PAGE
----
- Elegia eroica, for orchestra, Op. 29
- Symphony No. 3, Op. 63
- Release Date:
Performance CreditsFrancesco La Vecchia Primary Artist
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Alfredo Casella: Symphony No. 3; Elegia eroica based on 0 ratings. 2 reviews.
With this CD, the Naxos company continues its praiseworthy exploration of composers either long-forgotten or unjustly neglected. Those who have purchased Casella's First and Second Symphonies in this series may be jolted by the seemingly abrupt change in his compositional style that occurred between his second and third symphonies. The latter, as well as his "Elegia eroica" are aptly described thus by Naxos: "[These] two powerful works grew from the tragedy of two World Wars. Searingly dissonant and 'profoundly human', the Elegia eroica (Heroic Elegy) [Op. 29, composed in 1916] is Casella's memorial to Italian soldiers killed in World War I. His Third Symphony [Op. 63, composed 1939-1940] ... assimilates the influences and experiences of a lifetime into an exhilaratingly melodic, emotionally wide-ranging and truly organic whole." Since I'm a dyed-in-the-wool lover of Romantic-era music, these works are too modern and too dissonant for my taste, but this should certainly not deter either devotees of Casella's music or those who like post-Romantic works. The Rome Symphony Orchestra, conducted by Francesco La Vecchia, performs splendidly and the recording quality is excellent. Ted Wilks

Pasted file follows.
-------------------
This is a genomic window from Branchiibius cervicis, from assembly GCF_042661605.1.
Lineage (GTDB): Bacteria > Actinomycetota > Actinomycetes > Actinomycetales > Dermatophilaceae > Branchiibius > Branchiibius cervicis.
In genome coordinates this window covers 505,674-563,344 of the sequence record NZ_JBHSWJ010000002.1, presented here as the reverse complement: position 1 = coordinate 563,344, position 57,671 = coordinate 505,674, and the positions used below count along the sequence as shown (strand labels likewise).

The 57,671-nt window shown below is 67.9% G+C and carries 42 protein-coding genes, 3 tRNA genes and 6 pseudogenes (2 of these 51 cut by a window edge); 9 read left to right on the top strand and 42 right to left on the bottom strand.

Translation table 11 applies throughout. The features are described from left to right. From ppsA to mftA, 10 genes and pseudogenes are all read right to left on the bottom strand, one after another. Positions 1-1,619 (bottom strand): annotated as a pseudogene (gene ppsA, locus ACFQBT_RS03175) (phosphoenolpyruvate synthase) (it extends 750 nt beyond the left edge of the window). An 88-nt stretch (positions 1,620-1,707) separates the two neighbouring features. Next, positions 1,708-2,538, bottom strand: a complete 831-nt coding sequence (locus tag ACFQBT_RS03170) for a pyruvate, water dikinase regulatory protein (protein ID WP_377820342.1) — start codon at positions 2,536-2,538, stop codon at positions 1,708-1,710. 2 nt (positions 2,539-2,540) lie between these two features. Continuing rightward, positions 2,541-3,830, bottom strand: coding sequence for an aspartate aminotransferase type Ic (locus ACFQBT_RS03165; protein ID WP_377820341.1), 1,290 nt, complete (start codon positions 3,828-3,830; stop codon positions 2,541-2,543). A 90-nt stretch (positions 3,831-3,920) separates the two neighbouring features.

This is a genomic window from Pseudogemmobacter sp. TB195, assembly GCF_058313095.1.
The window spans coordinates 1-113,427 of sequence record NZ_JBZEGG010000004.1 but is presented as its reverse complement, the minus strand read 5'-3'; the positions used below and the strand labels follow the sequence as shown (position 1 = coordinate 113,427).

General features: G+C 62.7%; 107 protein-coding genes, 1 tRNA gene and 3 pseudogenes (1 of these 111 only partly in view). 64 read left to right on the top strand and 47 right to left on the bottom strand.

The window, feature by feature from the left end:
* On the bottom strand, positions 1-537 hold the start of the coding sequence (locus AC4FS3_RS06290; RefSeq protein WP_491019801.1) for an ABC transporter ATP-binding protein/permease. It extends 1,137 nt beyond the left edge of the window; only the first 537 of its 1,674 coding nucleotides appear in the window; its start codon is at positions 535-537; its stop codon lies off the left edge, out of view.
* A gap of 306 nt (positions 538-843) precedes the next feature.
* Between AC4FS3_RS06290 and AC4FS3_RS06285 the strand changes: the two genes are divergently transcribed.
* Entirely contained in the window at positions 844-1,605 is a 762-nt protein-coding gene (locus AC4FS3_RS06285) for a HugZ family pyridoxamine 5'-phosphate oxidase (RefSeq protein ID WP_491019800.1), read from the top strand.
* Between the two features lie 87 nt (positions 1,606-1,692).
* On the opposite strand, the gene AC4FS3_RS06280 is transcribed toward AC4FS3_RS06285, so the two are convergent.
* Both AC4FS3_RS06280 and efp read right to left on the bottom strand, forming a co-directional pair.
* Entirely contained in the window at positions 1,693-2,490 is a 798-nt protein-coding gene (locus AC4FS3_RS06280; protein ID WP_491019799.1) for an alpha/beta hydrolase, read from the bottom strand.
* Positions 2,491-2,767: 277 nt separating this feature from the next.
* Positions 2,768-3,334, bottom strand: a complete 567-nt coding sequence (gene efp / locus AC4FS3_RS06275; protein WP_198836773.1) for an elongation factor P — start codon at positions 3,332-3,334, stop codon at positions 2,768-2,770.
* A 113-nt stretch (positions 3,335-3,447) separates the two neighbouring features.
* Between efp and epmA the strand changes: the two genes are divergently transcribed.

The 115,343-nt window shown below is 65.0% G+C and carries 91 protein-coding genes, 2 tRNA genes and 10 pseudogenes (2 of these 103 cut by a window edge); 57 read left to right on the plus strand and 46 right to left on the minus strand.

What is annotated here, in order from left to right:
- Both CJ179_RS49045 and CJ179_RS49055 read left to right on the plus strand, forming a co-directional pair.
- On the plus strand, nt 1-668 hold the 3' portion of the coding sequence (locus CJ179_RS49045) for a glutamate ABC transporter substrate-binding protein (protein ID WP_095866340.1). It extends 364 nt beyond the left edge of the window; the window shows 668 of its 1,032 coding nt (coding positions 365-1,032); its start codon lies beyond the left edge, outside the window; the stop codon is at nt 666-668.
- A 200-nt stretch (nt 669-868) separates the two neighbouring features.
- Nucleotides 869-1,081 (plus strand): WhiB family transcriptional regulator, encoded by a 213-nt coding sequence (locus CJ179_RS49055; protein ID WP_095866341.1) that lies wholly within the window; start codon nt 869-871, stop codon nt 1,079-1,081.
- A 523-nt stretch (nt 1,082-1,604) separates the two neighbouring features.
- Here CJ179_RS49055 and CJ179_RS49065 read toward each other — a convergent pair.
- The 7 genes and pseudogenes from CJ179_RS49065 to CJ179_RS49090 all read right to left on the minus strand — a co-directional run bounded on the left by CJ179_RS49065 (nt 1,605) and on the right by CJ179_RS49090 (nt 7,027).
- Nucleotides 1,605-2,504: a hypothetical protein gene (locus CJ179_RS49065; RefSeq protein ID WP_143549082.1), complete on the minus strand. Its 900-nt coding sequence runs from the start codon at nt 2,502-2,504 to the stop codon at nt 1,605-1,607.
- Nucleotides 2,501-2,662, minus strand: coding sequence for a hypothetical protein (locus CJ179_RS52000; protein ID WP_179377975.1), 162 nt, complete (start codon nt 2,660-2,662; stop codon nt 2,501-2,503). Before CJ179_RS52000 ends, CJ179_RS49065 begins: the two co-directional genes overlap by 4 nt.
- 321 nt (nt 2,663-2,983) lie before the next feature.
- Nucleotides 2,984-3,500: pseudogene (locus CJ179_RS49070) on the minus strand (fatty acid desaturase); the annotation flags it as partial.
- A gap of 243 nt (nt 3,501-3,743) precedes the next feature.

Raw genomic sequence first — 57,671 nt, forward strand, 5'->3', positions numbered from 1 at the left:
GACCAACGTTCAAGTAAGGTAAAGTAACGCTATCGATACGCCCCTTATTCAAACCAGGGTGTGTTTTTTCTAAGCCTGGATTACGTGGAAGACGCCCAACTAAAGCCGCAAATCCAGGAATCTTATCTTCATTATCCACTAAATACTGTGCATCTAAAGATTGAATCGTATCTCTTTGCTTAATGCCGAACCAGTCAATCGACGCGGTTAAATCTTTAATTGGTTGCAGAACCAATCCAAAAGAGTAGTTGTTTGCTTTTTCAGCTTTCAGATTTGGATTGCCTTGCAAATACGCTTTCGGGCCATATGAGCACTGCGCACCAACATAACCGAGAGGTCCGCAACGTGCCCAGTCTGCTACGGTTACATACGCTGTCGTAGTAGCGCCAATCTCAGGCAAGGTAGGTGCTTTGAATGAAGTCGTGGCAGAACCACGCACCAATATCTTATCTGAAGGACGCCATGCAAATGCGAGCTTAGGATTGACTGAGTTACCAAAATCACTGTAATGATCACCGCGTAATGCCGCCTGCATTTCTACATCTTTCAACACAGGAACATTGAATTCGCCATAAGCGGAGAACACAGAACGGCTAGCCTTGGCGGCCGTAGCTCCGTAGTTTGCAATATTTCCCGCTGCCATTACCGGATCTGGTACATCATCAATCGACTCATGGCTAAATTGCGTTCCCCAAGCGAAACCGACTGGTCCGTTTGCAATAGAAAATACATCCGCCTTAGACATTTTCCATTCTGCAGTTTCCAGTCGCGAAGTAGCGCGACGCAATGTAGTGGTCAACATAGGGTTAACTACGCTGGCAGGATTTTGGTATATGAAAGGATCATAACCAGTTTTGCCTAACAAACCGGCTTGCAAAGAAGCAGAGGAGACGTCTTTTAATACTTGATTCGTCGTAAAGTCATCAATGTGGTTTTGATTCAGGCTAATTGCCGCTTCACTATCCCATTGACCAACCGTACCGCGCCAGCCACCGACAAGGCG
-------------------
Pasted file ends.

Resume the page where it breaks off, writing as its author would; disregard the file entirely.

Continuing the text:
In the first half of the 20th century Alfredo Casella, along with Gian-Francesco Malipiero, was pivotal in reviving the Italian orchestral tradition, specifically its symphonic component. In a recent conversation, James McHard, eminent musicologist and author of the engrossing, thought provoking survey, "The Future of Modern Music" observed that "Casella was the penultimate neo-classicist. His influences can be traced back to Mahler and even ultimately back to Mozart, and even earlier. Casella derives every ounce of power out of his magnificent classical structures. This is vividly communicated in his unjustly neglected 3rd symphony of 1939." Now collectors can savor this masterwork in a superb new Naxos release. Conductor, Francesco La Vecchia once again leads the Rome Symphony Orchestra as he did with previous volumes. Conception and realization are topnotch. Engineering is transparent and dynamic. Packaging and liner notes are of the highest caliber. As a bonus the searing Elegia Eroica of 1916 tops off the latest installment in this important series.